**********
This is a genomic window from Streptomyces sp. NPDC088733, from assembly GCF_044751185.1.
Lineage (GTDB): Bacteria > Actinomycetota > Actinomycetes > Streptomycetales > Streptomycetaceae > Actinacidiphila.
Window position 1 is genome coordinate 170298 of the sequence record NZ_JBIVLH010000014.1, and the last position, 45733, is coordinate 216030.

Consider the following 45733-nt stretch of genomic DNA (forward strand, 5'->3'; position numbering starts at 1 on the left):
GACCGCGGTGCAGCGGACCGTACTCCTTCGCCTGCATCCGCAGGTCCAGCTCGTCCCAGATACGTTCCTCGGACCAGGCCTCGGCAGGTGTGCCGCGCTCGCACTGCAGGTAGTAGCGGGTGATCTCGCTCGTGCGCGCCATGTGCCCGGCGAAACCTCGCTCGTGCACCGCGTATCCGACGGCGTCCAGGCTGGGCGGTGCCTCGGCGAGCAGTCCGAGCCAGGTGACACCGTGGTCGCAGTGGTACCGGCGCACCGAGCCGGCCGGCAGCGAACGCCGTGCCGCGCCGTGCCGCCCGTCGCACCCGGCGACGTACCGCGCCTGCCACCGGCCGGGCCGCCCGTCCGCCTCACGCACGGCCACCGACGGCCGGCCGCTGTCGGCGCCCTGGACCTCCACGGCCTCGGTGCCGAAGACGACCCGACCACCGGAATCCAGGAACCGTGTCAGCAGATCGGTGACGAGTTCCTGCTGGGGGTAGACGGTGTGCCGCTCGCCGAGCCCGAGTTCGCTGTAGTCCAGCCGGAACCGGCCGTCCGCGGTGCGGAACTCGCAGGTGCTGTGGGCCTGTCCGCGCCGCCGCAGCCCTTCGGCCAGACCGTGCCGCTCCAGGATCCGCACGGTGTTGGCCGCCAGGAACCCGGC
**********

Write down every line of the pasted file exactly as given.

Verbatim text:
This is a genomic window from Streptomyces sp. NPDC088733, from assembly GCF_044751185.1.
Lineage (GTDB): Bacteria > Actinomycetota > Actinomycetes > Streptomycetales > Streptomycetaceae > Actinacidiphila.
Window position 1 is genome coordinate 170298 of the sequence record NZ_JBIVLH010000014.1, and the last position, 45733, is coordinate 216030.

Consider the following 45733-nt stretch of genomic DNA (forward strand, 5'->3'; position numbering starts at 1 on the left):
GACCGCGGTGCAGCGGACCGTACTCCTTCGCCTGCATCCGCAGGTCCAGCTCGTCCCAGATACGTTCCTCGGACCAGGCCTCGGCAGGTGTGCCGCGCTCGCACTGCAGGTAGTAGCGGGTGATCTCGCTCGTGCGCGCCATGTGCCCGGCGAAACCTCGCTCGTGCACCGCGTATCCGACGGCGTCCAGGCTGGGCGGTGCCTCGGCGAGCAGTCCGAGCCAGGTGACACCGTGGTCGCAGTGGTACCGGCGCACCGAGCCGGCCGGCAGCGAACGCCGTGCCGCGCCGTGCCGCCCGTCGCACCCGGCGACGTACCGCGCCTGCCACCGGCCGGGCCGCCCGTCCGCCTCACGCACGGCCACCGACGGCCGGCCGCTGTCGGCGCCCTGGACCTCCACGGCCTCGGTGCCGAAGACGACCCGACCACCGGAATCCAGGAACCGTGTCAGCAGATCGGTGACGAGTTCCTGCTGGGGGTAGACGGTGTGCCGCTCGCCGAGCCCGAGTTCGCTGTAGTCCAGCCGGAACCGGCCGTCCGCGGTGCGGAACTCGCAGGTGCTGTGGGCCTGTCCGCGCCGCCGCAGCCCTTCGGCCAGACCGTGCCGCTCCAGGATCCGCACGGTGTTGGCCGCCAGGAACCCGGC